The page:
Regular readers – or at least, those who pay an unusually close amount of attention – will know that for my final diploma assignment, I have to do a fire loading survey of a workplace of my choice.

“Fire loading” is nothing to do with fire exits, number of people, or how many fire extinguishers you’ve got: Rather it look at the materials the building is made of, together with fixtures and fitting, decoration and furniture, to see how they behave in a fire. For example, unprotected structural steel weakens dramatically in a fire1, and of course we all know that some furnshing materials give off poisonous fumes when they burn – these are a couple of the factors considered in a fire loading survey.

Previous assignments – the two I’ve done for this diploma, and the five for Diploma One – have all been based on my own workplace: It’s convenient, I’ve got almost unrestricted access, and the assignments are useful once they’ve been marked. But our factories are basically big brick boxes with some machinery in, and it’s a bit difficult to get 3500 words on fire loading out of that. You’ll remember that I considered using the office portacabin, but there’s not much to that either.

I thought about using the Hospital Radio studio: I was on the committee when the building was going up, so I’ve got the construction plans somewhere, and a load of photos taken during the building. 10% of the assignment mark is for presentation and depth of research, so that would look good. But it’s a modern building, constructed to current building regulations, and while a certain amount of embellishment is tolerated in an assignment, it’s asking for trouble to go off on one about unprotected steel supports when you’ve got photographs proving the building is brick and breezeblock.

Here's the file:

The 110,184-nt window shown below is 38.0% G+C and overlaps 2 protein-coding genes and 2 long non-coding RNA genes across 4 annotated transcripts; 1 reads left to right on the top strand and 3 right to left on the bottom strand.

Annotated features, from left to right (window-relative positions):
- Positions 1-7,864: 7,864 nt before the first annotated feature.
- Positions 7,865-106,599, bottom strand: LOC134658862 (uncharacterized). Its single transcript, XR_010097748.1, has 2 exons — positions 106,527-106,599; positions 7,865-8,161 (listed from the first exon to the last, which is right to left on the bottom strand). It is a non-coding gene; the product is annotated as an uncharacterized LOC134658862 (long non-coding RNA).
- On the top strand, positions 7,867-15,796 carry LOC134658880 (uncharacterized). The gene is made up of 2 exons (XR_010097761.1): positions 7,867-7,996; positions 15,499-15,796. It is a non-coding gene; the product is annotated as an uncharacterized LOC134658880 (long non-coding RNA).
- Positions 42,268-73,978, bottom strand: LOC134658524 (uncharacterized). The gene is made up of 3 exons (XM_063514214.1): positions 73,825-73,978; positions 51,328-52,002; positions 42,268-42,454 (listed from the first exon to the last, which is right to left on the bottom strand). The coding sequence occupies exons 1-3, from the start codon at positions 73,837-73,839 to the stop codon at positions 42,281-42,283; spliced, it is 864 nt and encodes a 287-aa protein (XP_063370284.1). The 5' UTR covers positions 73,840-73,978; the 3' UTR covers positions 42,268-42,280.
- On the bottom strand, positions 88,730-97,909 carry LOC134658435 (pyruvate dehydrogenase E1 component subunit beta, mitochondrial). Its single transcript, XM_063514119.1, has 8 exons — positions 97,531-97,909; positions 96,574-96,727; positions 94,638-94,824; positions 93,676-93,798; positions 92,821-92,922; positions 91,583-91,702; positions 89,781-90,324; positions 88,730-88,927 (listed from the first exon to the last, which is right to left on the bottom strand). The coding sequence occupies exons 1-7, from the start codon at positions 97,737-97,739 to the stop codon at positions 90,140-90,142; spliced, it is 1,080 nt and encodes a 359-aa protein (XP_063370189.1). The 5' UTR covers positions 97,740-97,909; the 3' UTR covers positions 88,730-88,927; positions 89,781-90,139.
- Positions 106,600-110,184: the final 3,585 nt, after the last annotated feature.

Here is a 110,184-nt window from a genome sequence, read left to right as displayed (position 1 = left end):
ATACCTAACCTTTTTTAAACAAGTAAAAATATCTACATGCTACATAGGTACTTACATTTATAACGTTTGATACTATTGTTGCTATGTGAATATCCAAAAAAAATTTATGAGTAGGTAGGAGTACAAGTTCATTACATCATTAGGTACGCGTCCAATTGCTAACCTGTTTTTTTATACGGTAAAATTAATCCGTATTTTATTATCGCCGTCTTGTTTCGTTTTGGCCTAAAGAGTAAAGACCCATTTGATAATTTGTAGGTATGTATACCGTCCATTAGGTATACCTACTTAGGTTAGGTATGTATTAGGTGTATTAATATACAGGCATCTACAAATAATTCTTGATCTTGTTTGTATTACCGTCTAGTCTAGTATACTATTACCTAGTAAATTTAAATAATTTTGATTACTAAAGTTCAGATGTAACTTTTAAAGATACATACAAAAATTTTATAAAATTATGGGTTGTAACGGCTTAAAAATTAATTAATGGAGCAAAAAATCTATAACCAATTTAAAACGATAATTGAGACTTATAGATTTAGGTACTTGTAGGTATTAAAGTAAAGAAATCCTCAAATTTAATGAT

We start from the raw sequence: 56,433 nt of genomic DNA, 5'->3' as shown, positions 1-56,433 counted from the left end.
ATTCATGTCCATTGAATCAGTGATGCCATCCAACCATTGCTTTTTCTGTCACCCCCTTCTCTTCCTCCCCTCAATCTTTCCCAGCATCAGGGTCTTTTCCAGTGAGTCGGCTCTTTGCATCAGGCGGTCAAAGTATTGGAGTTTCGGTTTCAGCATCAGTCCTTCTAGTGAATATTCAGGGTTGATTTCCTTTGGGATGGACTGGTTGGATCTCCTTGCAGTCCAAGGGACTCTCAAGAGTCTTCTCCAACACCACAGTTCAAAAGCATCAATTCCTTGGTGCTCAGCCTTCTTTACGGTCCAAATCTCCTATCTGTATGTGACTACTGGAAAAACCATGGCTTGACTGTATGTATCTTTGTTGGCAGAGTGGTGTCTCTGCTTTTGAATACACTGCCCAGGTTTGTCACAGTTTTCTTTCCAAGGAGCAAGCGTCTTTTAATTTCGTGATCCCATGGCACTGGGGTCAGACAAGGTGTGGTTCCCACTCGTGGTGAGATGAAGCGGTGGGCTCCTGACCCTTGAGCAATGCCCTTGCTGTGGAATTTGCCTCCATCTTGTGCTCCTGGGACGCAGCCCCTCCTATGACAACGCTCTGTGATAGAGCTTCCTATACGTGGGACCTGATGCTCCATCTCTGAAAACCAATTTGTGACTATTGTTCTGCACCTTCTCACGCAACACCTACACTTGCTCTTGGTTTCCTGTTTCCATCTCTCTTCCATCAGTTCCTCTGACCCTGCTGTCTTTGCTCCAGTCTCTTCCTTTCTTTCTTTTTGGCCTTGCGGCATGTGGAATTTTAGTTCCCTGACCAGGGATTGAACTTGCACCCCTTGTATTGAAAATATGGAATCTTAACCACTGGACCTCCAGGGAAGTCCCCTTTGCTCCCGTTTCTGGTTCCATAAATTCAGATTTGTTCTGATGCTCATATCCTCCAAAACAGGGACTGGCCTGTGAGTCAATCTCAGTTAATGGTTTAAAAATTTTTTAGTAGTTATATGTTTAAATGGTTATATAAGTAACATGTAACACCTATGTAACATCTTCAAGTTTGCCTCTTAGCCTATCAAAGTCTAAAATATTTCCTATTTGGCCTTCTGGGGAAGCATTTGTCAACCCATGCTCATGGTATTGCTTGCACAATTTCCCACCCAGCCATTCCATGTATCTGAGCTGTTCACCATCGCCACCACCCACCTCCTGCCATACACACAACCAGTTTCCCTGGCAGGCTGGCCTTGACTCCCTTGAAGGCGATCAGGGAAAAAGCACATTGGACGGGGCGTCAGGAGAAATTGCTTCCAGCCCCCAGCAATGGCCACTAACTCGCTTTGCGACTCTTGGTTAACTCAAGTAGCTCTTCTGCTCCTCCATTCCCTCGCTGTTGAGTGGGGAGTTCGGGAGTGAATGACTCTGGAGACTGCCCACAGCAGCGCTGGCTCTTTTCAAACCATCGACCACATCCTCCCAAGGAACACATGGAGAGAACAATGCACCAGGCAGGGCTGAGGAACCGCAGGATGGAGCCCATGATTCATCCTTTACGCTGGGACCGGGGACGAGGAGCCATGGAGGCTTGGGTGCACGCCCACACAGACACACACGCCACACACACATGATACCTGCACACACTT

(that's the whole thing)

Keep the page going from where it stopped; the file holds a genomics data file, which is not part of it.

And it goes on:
Next, I asked permission to use the gym, but someone quickly realised that I was just after an excuse to wander round the ladies’ changing room with a camera.

On Sunday morning, I was in church2 when I realised that I was sitting in a 1940s grade II listed building made mostly of wood and tissue paper, with some stone here and there where necessary. It’s got wooden stairways and furniture, and all sorts of bits and bobs that would go up a treat with a bit of provocation. I bet I’ll find some unprotected steel somewhere as well.

The vicar hasn’t confirmed permission to use the church yet, but while waiting I’ve sketched together a plan of what the assignment will look like, and sent it off to the course tutor to see what he thinks. The finished version needs to be in the post in five weeks, so I need to crack on a bit.

1 Which is one of the reasons why the World Trade Centre collapsed the way it did.
2 And perhaps not paying as much attention as I should have been.

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